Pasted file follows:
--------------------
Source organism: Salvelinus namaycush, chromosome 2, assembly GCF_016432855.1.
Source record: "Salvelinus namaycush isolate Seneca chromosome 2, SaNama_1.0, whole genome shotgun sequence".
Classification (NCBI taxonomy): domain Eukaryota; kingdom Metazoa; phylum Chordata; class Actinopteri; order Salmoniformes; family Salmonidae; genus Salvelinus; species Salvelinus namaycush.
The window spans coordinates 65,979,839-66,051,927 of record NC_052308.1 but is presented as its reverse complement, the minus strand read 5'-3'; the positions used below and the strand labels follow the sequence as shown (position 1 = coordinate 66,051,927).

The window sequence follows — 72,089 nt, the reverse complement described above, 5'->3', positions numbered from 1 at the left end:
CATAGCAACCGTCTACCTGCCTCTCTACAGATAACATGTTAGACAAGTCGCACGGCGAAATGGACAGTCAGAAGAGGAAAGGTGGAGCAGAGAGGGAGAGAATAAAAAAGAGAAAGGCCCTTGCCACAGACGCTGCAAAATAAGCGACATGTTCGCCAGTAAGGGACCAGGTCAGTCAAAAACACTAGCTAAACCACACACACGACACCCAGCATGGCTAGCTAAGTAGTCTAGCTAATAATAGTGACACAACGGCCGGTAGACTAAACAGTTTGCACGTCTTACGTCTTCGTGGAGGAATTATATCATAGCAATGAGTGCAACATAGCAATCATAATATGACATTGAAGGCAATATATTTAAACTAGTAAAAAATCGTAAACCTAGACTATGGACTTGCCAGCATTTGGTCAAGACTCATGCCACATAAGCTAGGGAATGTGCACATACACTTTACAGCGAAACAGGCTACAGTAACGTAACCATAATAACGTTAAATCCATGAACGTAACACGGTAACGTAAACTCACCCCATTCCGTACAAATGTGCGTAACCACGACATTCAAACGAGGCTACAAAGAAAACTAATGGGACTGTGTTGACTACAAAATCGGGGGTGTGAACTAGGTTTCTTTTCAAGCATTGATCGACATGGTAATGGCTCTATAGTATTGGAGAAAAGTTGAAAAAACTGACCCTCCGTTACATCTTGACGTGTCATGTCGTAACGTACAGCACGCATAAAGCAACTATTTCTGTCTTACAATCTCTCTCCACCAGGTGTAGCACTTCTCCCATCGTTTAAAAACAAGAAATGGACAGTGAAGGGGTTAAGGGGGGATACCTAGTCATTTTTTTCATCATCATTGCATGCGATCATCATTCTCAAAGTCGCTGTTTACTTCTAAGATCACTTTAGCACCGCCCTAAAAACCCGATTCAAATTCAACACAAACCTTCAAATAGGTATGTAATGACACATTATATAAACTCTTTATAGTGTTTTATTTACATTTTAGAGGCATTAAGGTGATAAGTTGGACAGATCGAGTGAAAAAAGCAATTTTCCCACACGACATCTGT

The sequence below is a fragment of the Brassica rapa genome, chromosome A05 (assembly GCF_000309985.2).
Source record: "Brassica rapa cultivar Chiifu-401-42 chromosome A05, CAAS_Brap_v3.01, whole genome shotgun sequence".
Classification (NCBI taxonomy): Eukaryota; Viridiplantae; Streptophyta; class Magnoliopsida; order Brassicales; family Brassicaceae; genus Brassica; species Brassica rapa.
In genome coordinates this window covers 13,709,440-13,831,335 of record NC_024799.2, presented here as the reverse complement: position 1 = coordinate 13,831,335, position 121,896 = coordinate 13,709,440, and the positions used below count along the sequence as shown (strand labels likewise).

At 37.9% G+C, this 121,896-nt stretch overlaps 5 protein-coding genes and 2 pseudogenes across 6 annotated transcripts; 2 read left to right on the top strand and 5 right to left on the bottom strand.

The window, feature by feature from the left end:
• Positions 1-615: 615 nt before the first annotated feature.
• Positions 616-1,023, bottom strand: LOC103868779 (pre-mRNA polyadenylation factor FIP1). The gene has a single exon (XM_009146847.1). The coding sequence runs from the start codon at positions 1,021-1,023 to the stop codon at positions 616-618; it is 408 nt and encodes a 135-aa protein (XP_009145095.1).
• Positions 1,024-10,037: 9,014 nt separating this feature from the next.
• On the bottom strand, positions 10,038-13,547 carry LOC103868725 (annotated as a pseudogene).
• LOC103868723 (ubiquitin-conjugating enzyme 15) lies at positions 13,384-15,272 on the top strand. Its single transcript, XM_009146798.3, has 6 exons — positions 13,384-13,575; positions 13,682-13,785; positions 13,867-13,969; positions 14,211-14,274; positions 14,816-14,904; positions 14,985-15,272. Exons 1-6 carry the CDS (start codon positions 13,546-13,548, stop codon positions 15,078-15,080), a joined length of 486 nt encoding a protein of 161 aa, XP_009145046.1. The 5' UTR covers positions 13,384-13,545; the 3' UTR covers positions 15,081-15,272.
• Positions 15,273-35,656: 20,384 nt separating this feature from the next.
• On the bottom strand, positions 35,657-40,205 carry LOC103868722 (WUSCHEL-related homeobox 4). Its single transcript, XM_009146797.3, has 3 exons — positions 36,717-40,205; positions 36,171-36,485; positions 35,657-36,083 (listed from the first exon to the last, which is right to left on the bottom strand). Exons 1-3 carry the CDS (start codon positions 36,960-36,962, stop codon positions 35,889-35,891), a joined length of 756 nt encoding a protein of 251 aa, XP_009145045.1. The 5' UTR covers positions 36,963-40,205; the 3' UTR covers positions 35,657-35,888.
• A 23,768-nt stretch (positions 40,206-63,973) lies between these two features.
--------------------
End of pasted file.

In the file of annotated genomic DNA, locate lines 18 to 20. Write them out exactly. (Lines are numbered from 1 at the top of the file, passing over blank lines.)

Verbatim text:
• Positions 15,273-35,656: 20,384 nt separating this feature from the next.
• On the bottom strand, positions 35,657-40,205 carry LOC103868722 (WUSCHEL-related homeobox 4). Its single transcript, XM_009146797.3, has 3 exons — positions 36,717-40,205; positions 36,171-36,485; positions 35,657-36,083 (listed from the first exon to the last, which is right to left on the bottom strand). Exons 1-3 carry the CDS (start codon positions 36,960-36,962, stop codon positions 35,889-35,891), a joined length of 756 nt encoding a protein of 251 aa, XP_009145045.1. The 5' UTR covers positions 36,963-40,205; the 3' UTR covers positions 35,657-35,888.
• A 23,768-nt stretch (positions 40,206-63,973) lies between these two features.